The colouring agent and the flavouring agent were the same as in Example I. The mixture was treated in the same manner but the brine solution was now containing only 80 g of common salt besides 8 g of calcium chloride and having a pH-value which was adjusted at 5.0 by means of lactic acid.
An amount of sodium paracaseinate of 3.45 kg was mixed with 4.20 kg butter oil and 7.65 kg water by means of a Stephan emulsifier heated by means of steam. The emulsion was adjusted to 85° C. by indirect heating, and kept at that temperature for 2 minutes. The pasteurized emulsion was subsequently poured into moulds and cooled to about 15° C., whereafter the solidified emulsion was brined. The brine was containing 190 g of common salt and of 8 g of calcium chloride per liter. The pH was 4.8 to 4.9. Small pieces of cheese (about 75 g) had the desired structure up to heart of the cheese after a residence time in the brine bath as short as 3 hours; larger sizes (about 1,750 g) required a brining period of 48 hours; with larger cheeses the brining period increased to 96 hours.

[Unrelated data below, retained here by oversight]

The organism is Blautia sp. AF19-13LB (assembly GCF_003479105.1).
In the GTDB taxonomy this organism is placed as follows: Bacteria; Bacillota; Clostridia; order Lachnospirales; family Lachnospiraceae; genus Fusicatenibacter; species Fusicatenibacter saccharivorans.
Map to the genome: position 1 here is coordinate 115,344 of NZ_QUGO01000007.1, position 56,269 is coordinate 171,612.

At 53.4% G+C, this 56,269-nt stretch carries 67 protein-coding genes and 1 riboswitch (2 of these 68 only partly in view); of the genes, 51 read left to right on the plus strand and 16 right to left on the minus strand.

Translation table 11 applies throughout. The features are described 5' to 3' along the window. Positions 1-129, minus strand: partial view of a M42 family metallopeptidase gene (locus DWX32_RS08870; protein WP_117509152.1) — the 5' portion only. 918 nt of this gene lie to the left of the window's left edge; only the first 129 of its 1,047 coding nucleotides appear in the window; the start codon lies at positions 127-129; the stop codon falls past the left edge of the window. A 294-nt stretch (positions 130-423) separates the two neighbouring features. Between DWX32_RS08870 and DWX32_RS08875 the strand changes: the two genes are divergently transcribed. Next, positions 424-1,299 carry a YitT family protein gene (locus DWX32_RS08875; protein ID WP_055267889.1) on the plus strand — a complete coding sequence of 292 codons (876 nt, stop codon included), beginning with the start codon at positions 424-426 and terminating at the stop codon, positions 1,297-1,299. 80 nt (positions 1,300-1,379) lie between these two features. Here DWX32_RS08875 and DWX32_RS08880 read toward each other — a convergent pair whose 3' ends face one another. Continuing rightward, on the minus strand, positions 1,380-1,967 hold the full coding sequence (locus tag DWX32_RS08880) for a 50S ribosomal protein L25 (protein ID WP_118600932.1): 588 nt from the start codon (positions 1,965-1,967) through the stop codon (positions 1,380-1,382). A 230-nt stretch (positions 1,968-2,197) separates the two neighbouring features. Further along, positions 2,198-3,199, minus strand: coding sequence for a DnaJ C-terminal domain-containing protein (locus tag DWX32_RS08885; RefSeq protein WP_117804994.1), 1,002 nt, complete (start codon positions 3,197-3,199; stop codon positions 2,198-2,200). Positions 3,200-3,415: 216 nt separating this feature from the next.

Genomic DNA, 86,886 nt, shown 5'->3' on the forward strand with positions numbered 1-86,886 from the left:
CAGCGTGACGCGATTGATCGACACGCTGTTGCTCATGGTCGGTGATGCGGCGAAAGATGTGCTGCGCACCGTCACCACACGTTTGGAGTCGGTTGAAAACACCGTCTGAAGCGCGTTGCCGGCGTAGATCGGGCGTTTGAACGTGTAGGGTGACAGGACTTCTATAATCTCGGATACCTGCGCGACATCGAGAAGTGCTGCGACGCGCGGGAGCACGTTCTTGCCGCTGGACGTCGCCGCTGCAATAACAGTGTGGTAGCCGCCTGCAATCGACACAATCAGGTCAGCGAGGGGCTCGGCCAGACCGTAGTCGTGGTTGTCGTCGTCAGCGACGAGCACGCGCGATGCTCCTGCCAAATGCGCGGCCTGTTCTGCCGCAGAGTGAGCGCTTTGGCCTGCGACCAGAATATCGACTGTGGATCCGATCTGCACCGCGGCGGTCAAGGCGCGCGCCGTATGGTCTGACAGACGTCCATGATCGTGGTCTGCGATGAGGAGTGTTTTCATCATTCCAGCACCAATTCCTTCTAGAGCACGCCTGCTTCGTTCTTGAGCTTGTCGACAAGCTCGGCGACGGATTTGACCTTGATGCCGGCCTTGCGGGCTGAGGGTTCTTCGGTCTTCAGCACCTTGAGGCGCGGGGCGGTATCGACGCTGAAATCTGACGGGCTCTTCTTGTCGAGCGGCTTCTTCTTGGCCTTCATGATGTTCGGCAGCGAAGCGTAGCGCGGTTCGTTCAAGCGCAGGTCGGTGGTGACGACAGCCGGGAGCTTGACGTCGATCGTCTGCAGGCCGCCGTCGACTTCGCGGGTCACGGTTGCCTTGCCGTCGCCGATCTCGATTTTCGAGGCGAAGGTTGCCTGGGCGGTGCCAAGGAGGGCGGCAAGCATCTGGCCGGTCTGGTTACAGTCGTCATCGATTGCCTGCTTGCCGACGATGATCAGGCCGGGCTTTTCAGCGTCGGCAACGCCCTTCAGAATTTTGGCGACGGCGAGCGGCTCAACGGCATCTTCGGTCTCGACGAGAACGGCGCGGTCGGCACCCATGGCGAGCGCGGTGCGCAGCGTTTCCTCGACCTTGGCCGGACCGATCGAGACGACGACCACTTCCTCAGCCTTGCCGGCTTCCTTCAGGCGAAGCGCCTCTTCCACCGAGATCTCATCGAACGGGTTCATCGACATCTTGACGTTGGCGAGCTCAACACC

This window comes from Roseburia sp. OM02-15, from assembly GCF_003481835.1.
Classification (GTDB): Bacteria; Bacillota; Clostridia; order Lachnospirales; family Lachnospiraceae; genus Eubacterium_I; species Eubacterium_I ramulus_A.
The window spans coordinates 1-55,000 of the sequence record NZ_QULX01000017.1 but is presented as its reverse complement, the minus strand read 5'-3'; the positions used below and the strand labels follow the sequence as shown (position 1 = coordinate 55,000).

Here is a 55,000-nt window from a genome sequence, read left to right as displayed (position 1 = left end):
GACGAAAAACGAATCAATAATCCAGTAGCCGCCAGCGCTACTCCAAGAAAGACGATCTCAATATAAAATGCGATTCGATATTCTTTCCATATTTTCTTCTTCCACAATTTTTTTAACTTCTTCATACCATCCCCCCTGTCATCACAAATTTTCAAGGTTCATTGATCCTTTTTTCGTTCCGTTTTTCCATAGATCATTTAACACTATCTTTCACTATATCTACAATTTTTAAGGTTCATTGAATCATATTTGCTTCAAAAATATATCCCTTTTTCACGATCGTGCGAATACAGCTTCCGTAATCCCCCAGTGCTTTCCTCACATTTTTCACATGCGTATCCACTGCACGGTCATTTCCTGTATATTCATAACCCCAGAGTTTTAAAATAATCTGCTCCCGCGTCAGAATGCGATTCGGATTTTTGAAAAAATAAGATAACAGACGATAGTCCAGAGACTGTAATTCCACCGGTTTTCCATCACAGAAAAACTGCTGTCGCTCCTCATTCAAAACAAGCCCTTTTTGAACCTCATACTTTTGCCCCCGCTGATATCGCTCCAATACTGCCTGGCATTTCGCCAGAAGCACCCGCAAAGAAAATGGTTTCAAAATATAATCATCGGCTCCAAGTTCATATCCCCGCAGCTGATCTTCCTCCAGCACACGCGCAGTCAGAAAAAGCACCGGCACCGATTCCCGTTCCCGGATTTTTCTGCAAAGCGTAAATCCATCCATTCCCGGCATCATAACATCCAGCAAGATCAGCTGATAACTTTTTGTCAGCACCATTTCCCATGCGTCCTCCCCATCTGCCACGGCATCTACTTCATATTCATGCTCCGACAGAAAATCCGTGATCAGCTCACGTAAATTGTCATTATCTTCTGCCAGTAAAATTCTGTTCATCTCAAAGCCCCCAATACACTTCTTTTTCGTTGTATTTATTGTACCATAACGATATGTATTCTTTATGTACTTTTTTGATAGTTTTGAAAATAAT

A Gouda-type cheese thus produced had a protein content of 23%, a fat content of 28%, and moisture content of 45%.
An emulsion was prepared from 3.90 kg sodium paracaseinate, 6.15 kg water and 4.95 kg butter oil by means of a Stephan emulsifier. The emulsion was heated to 80° C., and kept at that temperature for 3 minutes. After this pasteurization, the emulsion was cooled to 10° C., after which the stiffened mass was milled. The milled curd was salted by adding 15 g salt mixture/kg curd. This mixture consisted of 16 parts by weight of common salt and 1 part by weight of calcium chloride. The salted curd was transferred to cheese moulds of the conventional type for making cheddar cheese, whereafter the cheese was pressed. There was thus obtained a young cheese of the cheddar type containing 35% moisture, 33% milk fat and 26% protein.